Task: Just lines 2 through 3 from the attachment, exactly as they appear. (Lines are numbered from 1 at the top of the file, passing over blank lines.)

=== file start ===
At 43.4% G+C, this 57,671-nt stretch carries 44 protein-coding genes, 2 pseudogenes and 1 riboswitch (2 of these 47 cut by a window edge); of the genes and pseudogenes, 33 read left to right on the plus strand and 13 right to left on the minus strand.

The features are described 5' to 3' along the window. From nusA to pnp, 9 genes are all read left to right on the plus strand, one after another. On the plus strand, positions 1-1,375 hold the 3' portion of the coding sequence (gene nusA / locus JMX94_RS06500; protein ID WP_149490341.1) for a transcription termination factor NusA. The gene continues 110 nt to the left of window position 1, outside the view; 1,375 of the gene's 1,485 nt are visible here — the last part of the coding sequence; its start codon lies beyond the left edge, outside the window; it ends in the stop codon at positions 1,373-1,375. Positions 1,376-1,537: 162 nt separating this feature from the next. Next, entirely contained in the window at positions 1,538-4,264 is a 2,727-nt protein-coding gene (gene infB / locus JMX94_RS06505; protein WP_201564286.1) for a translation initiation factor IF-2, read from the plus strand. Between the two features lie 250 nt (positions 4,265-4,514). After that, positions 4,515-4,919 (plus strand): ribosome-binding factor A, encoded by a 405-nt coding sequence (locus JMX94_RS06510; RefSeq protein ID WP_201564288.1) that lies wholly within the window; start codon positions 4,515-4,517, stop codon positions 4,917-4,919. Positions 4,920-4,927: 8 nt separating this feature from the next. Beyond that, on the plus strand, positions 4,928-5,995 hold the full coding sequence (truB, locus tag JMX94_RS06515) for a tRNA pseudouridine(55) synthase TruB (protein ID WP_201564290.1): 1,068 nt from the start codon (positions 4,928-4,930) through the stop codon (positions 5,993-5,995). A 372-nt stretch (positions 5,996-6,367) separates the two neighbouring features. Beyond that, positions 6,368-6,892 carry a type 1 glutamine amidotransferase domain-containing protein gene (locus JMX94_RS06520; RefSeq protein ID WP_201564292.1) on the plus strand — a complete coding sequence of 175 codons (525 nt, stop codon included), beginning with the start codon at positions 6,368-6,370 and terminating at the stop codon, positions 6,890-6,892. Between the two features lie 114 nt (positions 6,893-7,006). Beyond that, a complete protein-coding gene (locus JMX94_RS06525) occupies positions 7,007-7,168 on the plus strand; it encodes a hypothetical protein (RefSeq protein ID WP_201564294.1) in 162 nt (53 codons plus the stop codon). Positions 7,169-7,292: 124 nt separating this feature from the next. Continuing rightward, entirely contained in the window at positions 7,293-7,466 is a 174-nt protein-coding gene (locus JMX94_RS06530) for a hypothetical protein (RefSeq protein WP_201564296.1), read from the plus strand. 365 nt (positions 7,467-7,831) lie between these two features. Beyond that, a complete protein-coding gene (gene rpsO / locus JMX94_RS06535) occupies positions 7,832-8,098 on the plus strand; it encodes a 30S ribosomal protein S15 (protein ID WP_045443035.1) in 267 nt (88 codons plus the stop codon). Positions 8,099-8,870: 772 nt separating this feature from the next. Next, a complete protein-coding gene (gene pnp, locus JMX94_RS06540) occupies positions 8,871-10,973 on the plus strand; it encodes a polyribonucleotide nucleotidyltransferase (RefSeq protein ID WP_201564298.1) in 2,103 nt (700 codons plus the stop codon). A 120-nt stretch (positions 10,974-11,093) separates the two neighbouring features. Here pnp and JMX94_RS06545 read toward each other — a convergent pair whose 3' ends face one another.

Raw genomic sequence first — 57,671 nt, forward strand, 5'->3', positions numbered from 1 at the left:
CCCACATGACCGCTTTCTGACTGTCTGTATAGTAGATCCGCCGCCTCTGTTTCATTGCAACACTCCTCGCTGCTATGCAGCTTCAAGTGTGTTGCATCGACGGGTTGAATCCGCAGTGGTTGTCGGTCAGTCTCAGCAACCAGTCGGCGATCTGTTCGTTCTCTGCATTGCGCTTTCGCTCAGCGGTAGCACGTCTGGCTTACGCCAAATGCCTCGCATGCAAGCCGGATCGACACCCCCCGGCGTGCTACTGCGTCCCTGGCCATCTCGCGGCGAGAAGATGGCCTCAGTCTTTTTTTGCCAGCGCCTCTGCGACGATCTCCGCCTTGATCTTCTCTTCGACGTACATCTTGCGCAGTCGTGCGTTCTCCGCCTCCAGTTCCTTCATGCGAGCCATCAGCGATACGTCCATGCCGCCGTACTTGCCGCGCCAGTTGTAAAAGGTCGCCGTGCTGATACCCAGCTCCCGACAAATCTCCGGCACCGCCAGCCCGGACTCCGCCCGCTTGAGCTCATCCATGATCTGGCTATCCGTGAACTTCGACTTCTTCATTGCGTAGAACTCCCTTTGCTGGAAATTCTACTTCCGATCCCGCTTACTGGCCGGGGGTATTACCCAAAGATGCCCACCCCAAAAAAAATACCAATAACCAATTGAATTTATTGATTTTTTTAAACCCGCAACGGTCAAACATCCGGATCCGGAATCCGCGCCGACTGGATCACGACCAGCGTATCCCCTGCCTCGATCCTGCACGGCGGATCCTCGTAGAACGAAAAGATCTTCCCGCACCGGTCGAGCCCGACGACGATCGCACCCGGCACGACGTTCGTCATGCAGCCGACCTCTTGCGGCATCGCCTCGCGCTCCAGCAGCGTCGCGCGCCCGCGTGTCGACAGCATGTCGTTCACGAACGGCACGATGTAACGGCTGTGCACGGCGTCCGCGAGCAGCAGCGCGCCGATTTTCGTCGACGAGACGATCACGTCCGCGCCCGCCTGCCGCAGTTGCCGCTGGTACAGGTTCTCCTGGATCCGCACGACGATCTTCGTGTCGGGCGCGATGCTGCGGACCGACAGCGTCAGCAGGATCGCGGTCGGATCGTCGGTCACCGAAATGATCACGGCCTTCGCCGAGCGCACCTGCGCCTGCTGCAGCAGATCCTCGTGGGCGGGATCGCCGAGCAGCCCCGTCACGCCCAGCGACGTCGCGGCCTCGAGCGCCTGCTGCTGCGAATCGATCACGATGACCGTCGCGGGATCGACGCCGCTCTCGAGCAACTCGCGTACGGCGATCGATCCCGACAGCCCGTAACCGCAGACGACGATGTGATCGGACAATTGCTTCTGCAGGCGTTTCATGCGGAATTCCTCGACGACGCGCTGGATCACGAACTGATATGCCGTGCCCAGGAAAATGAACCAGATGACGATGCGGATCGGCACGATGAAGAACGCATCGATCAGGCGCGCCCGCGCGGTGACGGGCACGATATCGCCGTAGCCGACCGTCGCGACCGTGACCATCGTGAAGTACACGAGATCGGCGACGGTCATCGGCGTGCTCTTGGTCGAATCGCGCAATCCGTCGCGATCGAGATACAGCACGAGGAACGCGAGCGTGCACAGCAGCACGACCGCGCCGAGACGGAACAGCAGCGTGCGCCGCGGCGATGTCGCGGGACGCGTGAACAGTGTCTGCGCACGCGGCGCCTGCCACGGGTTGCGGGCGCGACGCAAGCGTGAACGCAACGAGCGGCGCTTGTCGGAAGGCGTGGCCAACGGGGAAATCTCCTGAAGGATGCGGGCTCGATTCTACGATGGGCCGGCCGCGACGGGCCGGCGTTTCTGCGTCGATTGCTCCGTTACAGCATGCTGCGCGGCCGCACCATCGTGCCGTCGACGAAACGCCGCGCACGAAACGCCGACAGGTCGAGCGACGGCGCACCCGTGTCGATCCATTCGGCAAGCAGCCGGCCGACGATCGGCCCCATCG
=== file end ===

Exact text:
The features are described 5' to 3' along the window. From nusA to pnp, 9 genes are all read left to right on the plus strand, one after another. On the plus strand, positions 1-1,375 hold the 3' portion of the coding sequence (gene nusA / locus JMX94_RS06500; protein ID WP_149490341.1) for a transcription termination factor NusA. The gene continues 110 nt to the left of window position 1, outside the view; 1,375 of the gene's 1,485 nt are visible here — the last part of the coding sequence; its start codon lies beyond the left edge, outside the window; it ends in the stop codon at positions 1,373-1,375. Positions 1,376-1,537: 162 nt separating this feature from the next. Next, entirely contained in the window at positions 1,538-4,264 is a 2,727-nt protein-coding gene (gene infB / locus JMX94_RS06505; protein WP_201564286.1) for a translation initiation factor IF-2, read from the plus strand. Between the two features lie 250 nt (positions 4,265-4,514). After that, positions 4,515-4,919 (plus strand): ribosome-binding factor A, encoded by a 405-nt coding sequence (locus JMX94_RS06510; RefSeq protein ID WP_201564288.1) that lies wholly within the window; start codon positions 4,515-4,517, stop codon positions 4,917-4,919. Positions 4,920-4,927: 8 nt separating this feature from the next. Beyond that, on the plus strand, positions 4,928-5,995 hold the full coding sequence (truB, locus tag JMX94_RS06515) for a tRNA pseudouridine(55) synthase TruB (protein ID WP_201564290.1): 1,068 nt from the start codon (positions 4,928-4,930) through the stop codon (positions 5,993-5,995). A 372-nt stretch (positions 5,996-6,367) separates the two neighbouring features. Beyond that, positions 6,368-6,892 carry a type 1 glutamine amidotransferase domain-containing protein gene (locus JMX94_RS06520; RefSeq protein ID WP_201564292.1) on the plus strand — a complete coding sequence of 175 codons (525 nt, stop codon included), beginning with the start codon at positions 6,368-6,370 and terminating at the stop codon, positions 6,890-6,892. Between the two features lie 114 nt (positions 6,893-7,006). Beyond that, a complete protein-coding gene (locus JMX94_RS06525) occupies positions 7,007-7,168 on the plus strand; it encodes a hypothetical protein (RefSeq protein ID WP_201564294.1) in 162 nt (53 codons plus the stop codon). Positions 7,169-7,292: 124 nt separating this feature from the next. Continuing rightward, entirely contained in the window at positions 7,293-7,466 is a 174-nt protein-coding gene (locus JMX94_RS06530) for a hypothetical protein (RefSeq protein WP_201564296.1), read from the plus strand. 365 nt (positions 7,467-7,831) lie between these two features. Beyond that, a complete protein-coding gene (gene rpsO / locus JMX94_RS06535) occupies positions 7,832-8,098 on the plus strand; it encodes a 30S ribosomal protein S15 (protein ID WP_045443035.1) in 267 nt (88 codons plus the stop codon). Positions 8,099-8,870: 772 nt separating this feature from the next. Next, a complete protein-coding gene (gene pnp, locus JMX94_RS06540) occupies positions 8,871-10,973 on the plus strand; it encodes a polyribonucleotide nucleotidyltransferase (RefSeq protein ID WP_201564298.1) in 2,103 nt (700 codons plus the stop codon). A 120-nt stretch (positions 10,974-11,093) separates the two neighbouring features. Here pnp and JMX94_RS06545 read toward each other — a convergent pair whose 3' ends face one another.

Raw genomic sequence first — 57,671 nt, forward strand, 5'->3', positions numbered from 1 at the left: